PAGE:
One lap of honor wasn’t enough for Dave Doeren. After high-fiving the N.C. State contingent near the east end zone of Kenan Stadium, he went all the way to the other end of the stadium and back, slapping palms with fans in red who migrated to the front row.
It was the proudest moment in Doeren’s two seasons as coach at N.C. State, this thoroughly comprehensive 35-7 win over North Carolina. The Wolfpack earned the right to celebrate, coaches and players alike, most visibly quarterback Jacoby Brissett, who was hoisted over the wall and into the stands by jubilant fans.
Doeren had to date produced more excuses than big wins, but there was nothing small about this one. It was massive in every respect, from the final score to the degree of domination, the statistical disparity to the jarring gap in physicality. No one saw this coming, other than the Wolfpack.
“None of you did, but we did,” Doeren said. “I’m telling you right now.”
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In retrospect, that was clear. State talked a big game, safety Hakim Jones earlier in the week declaring North Carolina quarterback Marquise Williams “basically almost quits” after he’s hit a few times.
Jones’ comments may have been ill-advised, but they offered a window into N.C. State’s game plan and attitude: play hard, hit harder. The Wolfpack backed it up, hitting Williams hard and often before he suffered what appeared to be a knee injury in the third quarter.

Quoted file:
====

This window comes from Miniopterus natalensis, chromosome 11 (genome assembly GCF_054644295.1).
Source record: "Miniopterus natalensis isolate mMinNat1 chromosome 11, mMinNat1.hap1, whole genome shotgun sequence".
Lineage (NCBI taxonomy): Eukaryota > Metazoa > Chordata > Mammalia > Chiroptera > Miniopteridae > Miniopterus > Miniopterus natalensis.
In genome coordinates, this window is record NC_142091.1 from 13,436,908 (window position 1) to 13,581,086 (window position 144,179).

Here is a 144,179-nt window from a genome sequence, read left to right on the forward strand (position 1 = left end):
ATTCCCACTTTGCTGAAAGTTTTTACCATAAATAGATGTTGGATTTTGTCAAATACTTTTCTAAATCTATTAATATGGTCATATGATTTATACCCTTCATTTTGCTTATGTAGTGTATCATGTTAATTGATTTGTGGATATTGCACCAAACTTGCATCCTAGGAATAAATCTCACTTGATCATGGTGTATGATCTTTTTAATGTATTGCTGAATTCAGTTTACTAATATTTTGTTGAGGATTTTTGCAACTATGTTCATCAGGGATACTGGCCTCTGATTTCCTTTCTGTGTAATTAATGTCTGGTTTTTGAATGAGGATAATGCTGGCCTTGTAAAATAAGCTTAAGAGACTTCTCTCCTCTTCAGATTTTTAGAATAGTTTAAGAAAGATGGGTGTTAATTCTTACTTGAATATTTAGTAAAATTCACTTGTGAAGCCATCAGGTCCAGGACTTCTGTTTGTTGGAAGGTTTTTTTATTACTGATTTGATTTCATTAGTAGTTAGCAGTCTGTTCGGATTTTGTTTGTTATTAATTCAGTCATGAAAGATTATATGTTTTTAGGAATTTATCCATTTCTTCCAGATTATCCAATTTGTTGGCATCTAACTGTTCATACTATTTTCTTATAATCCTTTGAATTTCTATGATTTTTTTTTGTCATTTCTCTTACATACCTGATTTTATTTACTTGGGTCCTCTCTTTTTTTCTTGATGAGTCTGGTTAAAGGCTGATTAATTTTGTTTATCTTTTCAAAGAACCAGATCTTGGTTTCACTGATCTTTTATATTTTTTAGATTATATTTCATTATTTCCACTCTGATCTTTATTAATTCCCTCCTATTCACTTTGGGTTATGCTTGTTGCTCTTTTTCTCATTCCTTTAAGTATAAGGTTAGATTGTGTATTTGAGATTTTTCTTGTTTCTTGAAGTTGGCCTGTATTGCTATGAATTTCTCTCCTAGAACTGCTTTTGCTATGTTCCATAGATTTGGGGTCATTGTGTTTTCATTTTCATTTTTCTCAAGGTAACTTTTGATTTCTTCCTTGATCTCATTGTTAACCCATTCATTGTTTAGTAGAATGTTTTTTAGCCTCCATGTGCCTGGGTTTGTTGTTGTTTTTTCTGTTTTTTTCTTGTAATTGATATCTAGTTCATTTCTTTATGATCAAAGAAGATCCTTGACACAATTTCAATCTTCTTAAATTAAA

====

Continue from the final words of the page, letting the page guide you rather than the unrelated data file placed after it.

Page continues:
Williams, behind a line that was completely overwhelmed, never had a chance. The Wolfpack changed up their defensive fronts, but the triumph was less scheme than steam. N.C. State clearly wanted this more than North Carolina did.
That was true on both sides of the ball. Brissett ran for one touchdown and threw for three more – two on the exact same play-action pass on third-and-goal – with both Brissett and Shadrach Thornton hitting triple digits in rushing yards.
“I saw toughness,” Thornton said. “There were some times when he was twisting and turning and I said to myself, ‘Just go down, we don’t need you getting hurt right now.’ He was being very physical. He refused to come out. We basically wanted to come out here and make a statement for our seniors and our program."
The Tar Heels brought back the chrome helmets from the win at Duke, but didn’t bring anything else home with them from Durham – no energy, no execution, no hope.
“Stunning is a good word,” North Carolina coach Larry Fedora said. “It was very disappointing.”
North Carolina finishes the regular season 6-6, in the ACC’s second tier of bowls and therefore at risk of being sent back to Shreveport, La., where the Tar Heels had a disastrous experience in 2011. As bad as losing to N.C. State is, that might be worse.
Such is the penalty for being outplayed and outcoached. N.C. State’s game plan was impeccable. Although there are no guarantees, and Notre Dame could yet mess things up, at 7-5 the Wolfpack may have played its way into Charlotte’s Belk Bowl, a potential in-state reward for an in-state victory.
Doeren certainly enjoyed that part of it. He recounted a lengthy anecdote about a summer encounter at the dry cleaner with a North Carolina fan wearing a “fancy belt and the light blue shirt with the collar up,” then complained that even N.C. State’s team hotel only stocks North Carolina gear in the gift shop.
“We hadn’t beaten them,” Doeren said. “Now I can say, ‘Get that stuff out of there.’ It’s great. We’re 30 minutes apart. Larry and his staff do a good job and their players play hard. But it’s our year to talk about the win.”